A security guard inspects a vehicle entering the NAIA Terminal 1 yesterday. Following the advisory of the US Homeland Security’s TSA, stricter security measures have been implemented at the NAIA, resulting in longer inspection times and traffic buildup on roads leading to the terminals.
Rudy Santos
Tighter security causes traffic jams at NAIA
Rudy Santos, Helen Flores (The Philippine Star) - December 29, 2018 - 12:00am

MANILA, Philippines — Stricter inspection of vehicles entering the Ninoy Aquino International Airport – in response to a security alert from the United States – has led to long lines of cars around the NAIA, sparking both anger and concern over terrorism among travelers.

Manila International Airport Authority (MIAA) general manager Ed Monreal said security concerns are being addressed as well as some inconvenience to motorists and visitors spawned by the heightened security measures recommended by the Transportation Security Administration (TSA) of the US Department of Homeland Security.

“There is no cause for alarm even as we put in place enhancements following the recommendations of the TSA. There is nothing among these recommendations that cannot be addressed – we can do it,” he said.

Monreal said security improvements are not intended to burden passengers as they are “being done to ensure a secured flight for everyone as we are closely working with US TSA.”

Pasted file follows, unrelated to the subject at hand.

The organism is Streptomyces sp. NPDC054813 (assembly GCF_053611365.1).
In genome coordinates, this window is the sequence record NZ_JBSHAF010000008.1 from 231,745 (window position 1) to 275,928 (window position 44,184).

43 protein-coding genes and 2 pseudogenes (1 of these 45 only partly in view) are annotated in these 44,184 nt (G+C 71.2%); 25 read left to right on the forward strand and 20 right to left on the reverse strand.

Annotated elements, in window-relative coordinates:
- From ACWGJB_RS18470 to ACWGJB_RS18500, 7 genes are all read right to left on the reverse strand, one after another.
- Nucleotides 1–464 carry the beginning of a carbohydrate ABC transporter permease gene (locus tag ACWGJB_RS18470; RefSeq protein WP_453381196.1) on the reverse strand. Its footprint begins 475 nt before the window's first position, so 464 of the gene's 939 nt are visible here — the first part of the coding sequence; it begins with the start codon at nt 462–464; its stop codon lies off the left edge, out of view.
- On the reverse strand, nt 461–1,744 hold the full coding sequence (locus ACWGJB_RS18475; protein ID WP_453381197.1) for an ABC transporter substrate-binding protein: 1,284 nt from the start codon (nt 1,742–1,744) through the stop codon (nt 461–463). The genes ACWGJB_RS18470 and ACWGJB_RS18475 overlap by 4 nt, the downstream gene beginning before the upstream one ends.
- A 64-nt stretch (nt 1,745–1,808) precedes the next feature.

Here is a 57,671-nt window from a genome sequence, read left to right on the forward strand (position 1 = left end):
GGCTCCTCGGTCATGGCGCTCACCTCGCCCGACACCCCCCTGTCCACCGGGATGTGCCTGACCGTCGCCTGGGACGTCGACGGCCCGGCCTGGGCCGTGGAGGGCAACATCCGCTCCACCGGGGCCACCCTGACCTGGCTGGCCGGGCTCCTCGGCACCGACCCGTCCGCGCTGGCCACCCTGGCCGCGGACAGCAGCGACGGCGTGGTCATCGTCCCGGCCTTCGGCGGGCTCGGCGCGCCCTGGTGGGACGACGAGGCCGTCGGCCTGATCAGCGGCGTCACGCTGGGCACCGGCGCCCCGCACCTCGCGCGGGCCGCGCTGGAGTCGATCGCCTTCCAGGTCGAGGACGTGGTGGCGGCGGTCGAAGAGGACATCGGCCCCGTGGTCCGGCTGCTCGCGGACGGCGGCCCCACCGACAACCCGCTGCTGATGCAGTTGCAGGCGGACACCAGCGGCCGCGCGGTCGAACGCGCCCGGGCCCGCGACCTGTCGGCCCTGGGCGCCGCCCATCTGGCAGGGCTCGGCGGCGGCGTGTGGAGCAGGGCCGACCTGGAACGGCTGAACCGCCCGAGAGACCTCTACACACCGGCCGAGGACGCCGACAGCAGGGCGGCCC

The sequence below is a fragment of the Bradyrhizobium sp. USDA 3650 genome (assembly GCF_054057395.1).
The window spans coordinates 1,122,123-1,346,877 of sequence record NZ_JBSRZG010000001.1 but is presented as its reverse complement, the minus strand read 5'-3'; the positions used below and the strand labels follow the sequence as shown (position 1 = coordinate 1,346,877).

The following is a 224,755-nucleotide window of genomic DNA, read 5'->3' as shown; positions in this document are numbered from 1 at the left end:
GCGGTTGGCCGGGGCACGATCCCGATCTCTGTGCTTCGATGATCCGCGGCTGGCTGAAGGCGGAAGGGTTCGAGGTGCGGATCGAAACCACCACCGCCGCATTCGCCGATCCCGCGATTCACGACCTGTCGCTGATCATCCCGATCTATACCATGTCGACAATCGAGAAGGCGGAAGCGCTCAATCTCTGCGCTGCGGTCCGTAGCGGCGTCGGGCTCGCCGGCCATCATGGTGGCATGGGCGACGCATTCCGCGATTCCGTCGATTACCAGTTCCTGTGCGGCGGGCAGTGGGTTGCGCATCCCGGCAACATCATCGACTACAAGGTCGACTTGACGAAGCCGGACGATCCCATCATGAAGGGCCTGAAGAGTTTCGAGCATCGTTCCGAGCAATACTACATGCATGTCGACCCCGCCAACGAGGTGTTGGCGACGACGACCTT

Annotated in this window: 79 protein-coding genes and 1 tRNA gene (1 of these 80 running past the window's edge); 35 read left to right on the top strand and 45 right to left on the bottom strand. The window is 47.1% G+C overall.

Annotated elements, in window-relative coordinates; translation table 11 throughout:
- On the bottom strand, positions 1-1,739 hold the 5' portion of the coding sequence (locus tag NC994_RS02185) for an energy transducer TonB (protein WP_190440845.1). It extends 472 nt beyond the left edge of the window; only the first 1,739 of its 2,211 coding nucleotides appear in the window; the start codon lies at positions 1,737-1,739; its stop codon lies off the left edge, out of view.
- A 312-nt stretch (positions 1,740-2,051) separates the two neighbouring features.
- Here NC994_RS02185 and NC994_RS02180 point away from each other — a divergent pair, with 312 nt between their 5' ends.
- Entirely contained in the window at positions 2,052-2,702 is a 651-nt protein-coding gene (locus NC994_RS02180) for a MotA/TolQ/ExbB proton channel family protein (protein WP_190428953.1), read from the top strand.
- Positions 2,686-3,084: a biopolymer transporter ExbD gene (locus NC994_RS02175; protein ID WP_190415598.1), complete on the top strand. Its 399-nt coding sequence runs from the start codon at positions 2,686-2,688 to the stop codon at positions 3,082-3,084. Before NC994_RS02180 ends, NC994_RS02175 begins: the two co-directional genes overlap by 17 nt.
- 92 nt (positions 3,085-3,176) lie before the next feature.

He also revealed giving instruction to the security and finance administration team to expedite the hiring of additional security personnel to address the concerns of the TSA.

“We therefore strongly appeal to all to cooperate with security enhancements that we are now undertaking and submit themselves to security inspection when warranted,” Monreal added.

Philippine Airlines (PAL), for its part, said it welcomed initiatives to further upgrade security at the NAIA.

“The government’s pro-active airport initiatives resulted in NAIA successfully passing a comprehensive ICAO security audit last September, and we are confident that they will undertake the remaining improvements necessary to complete the US security audit with flying colors in the months ahead,” PAL said.

“In the meantime, we have augmented special screening procedures in line with US requirements at NAIA Terminal 2 for our US-bound flights, for the benefit of the traveling public. Our ongoing expansion of flights to US destinations will proceed as planned,” it added. 

In a Twitter post Thursday night, Foreign Affairs Secretary Teodoro Locsin Jr. said the DHS advisory was on airport security and not on the safety of foreign nationals in the country.

“It has nothing to do with the safety in the Philippine countryside and cities,” Locsin said. “It is about aviation security. You know about terrorists not getting into planes and sowing terrorism in the air and other countries,” he said.

The DHS on Wednesday directed US airlines bound for the Philippines to alert their passengers on the deficiency of security measures at the Ninoy Aquino International Airport (NAIA) in Manila.

It said Manila, which is a last-point-of-departure airport for flights to the US, “does not maintain and carry out effective security consistent with the security standards established by the International Civil Aviation Organization (ICAO).”

The advisory was based on assessments by a team of security experts from the US Transportation Security Administration (TSA).

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